As far as eating and drinking, I quite enjoyed hanging out at the Whatever Bar. I made loads of great friends there, and the open upstairs deck probably has one of the best views in town. I enjoyed me more than one generous serving of the daily catch and an order of ika mata, the local’s specialty consisting of fresh raw Yellow Fin Tuna prepared with lemon juice, coconut cream and veggies like onions, tomatoes and cucumbers. The markets are also something not to be missed. I stumbled upon a lively night market Thursday evening and took a wander around the busy Saturday morning market.

Overall, I found the Cook Islands to be a relaxing destination aside from one very loud problem. Nobody warned me that the island was infested with roosters! You would think with so many of them running around squawking at all hours of the day, the locals would be eating more chicken, but that was not the case. Super lovely people, super awkward flight schedule if you’re meant to be shipping back to the States.

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Saturday, May 31, 2014

Before I left NZ for home, I flew back down to Queenstown to say goodbye to the first and closest of my friends I met during my travels. And holy cow was it cold. When I left Auckland it felt like autumn, but when I arrived back in the South Island, there was already snow on the ground and it was definitely the winter. No matter what I did, there was no escaping the freezing temperatures. Did I mention that building isolation isn’t really a thing down there? Brr! It was pretty much too cold to do anything of substance since ski season hadn’t kicked off yet, but it was just great to be in the company of my friends. This is a picture of my last night with some of them at Zephyr: Richard, Emily, Me, Rory and Antony.

011- Mount Eden

Tuesday, May 27, 2014

I found it quite interesting how the majority of backpackers I encountered wanted to bad talk Auckland. With that said, it is just another big city, but I enjoyed the surrounding areas much more than I expected to. Auckland has a unique location, nestled between two harbours and encircled by fascinating volcanic fields; 50 to be exact. I loved how even in the middle of New Zealand’s largest city there was still plenty of interesting nature to discover with Mount Eden being the most impressive to me. At the top, this massively deep green crater stood before the Auckland city skyline. I have never seen anything like it before. Bunking up in one of the popular neighborhoods of Mount Eden proved to be a smart decision for me. I found it to be a convenient bus distance away from the city centre, and a nice homely escape from everything busy downtown.

010- Lookout

Tuesday, May 20, 2014

Markus went home to Germany a few weeks before my flight out. On my way back to the Auckland area, I decided to give West Auckland a look. Piha is a bit outside the city and well worth the travel. Well, only a 45 minute drive if you do it right, but if you’re like me and decide to exclusively rely on explicit NZ road signs, the commute might take you closer to 2 hours. And I’m not even joking. This is a part of the island where you might want to carry a very detailed map in your car. And I’m not even sure if a GPS would help. Needless to say, I had no idea that I was entering a dense national park replica so close to the beach. Once I finally arrived safely, I quickly realized how much of a find this place is. Everyone at the Jandal Palace warmly welcomed me and instantly made me feel at home. The backyard of our backpackers opened up to a luscious tropical view with a defined peak surrounded by green and palm trees. It was the perfect hideaway from the busy city so close by.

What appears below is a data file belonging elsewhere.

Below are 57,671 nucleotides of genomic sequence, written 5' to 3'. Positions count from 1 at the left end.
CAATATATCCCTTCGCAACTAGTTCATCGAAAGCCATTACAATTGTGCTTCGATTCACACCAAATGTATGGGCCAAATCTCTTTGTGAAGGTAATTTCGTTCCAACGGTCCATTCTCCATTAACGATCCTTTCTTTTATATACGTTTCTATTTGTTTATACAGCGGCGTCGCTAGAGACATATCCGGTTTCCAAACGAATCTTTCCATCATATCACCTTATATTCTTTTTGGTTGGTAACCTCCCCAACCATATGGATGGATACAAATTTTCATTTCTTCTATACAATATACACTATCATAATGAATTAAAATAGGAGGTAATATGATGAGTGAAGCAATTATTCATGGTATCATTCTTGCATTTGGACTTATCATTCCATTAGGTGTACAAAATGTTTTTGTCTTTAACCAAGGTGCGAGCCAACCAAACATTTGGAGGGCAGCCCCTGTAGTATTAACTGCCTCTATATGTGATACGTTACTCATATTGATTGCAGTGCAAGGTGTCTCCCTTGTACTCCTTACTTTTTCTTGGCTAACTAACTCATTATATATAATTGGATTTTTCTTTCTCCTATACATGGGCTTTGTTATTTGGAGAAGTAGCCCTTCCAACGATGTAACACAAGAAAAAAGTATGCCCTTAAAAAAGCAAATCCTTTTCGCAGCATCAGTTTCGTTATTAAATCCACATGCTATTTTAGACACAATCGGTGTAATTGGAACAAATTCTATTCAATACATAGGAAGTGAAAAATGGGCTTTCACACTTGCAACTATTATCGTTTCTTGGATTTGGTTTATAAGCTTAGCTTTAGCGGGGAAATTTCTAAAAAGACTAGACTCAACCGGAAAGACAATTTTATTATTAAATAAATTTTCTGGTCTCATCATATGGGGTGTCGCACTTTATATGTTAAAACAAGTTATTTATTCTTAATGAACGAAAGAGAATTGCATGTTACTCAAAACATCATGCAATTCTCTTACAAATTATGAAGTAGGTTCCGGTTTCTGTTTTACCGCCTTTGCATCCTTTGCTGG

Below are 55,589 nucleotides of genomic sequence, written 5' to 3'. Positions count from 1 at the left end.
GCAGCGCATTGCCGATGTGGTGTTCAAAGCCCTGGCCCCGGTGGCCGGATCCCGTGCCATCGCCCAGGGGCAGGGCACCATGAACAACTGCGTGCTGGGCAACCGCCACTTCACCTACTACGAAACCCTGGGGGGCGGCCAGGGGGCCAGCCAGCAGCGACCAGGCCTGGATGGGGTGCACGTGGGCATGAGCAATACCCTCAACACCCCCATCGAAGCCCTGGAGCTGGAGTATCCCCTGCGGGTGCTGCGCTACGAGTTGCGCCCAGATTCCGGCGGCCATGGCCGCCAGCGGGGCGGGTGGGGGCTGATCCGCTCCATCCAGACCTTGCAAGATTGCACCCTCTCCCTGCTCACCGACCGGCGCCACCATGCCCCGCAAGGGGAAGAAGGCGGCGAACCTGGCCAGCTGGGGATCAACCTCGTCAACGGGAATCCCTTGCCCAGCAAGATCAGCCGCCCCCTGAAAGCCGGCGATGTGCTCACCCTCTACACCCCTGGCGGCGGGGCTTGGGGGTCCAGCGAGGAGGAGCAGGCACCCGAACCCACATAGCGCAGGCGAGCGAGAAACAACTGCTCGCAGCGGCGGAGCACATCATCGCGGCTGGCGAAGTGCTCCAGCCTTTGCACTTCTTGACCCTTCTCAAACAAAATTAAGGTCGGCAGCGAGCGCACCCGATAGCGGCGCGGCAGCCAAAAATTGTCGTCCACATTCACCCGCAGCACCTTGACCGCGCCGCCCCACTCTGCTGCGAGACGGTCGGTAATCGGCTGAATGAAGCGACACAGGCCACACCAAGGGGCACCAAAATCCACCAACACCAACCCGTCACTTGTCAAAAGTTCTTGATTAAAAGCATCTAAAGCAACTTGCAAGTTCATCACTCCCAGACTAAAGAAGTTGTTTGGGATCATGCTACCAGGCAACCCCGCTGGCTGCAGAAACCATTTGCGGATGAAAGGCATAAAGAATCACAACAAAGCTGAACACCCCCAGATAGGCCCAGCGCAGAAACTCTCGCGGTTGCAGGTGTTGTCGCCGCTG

During my stay, I enjoyed plenty of downtime and exploring my new surroundings. If I visited during the summertime, I could easily see myself staying much longer. Piha is a very quiet surf town with not even so much as a proper petrol station or grocery store, bordering a black sand beach and smack dab in the middle of tons of great walking trails. I wandered into the bush one afternoon and found myself at the nearby Kitekite Falls. It was a beautiful walk that made me feel isolated in this jungle like setting with thin, twiggy trees all around. And the falls were even more incredible (as always) than I had ever imagined. This was one of those modest cascading falls elegantly streaming down this huge green mountain, almost like a hidden gen among nothing but tropical bush. I found another great place to add to my picnic and watering hole spots.

The picture I chose from my few days here is taken from a lookout at the summit of the peak behind the Jandal Palace. The ocean water was a stunning blue with white waves dotting the coast and the green Lion Rock off to the side.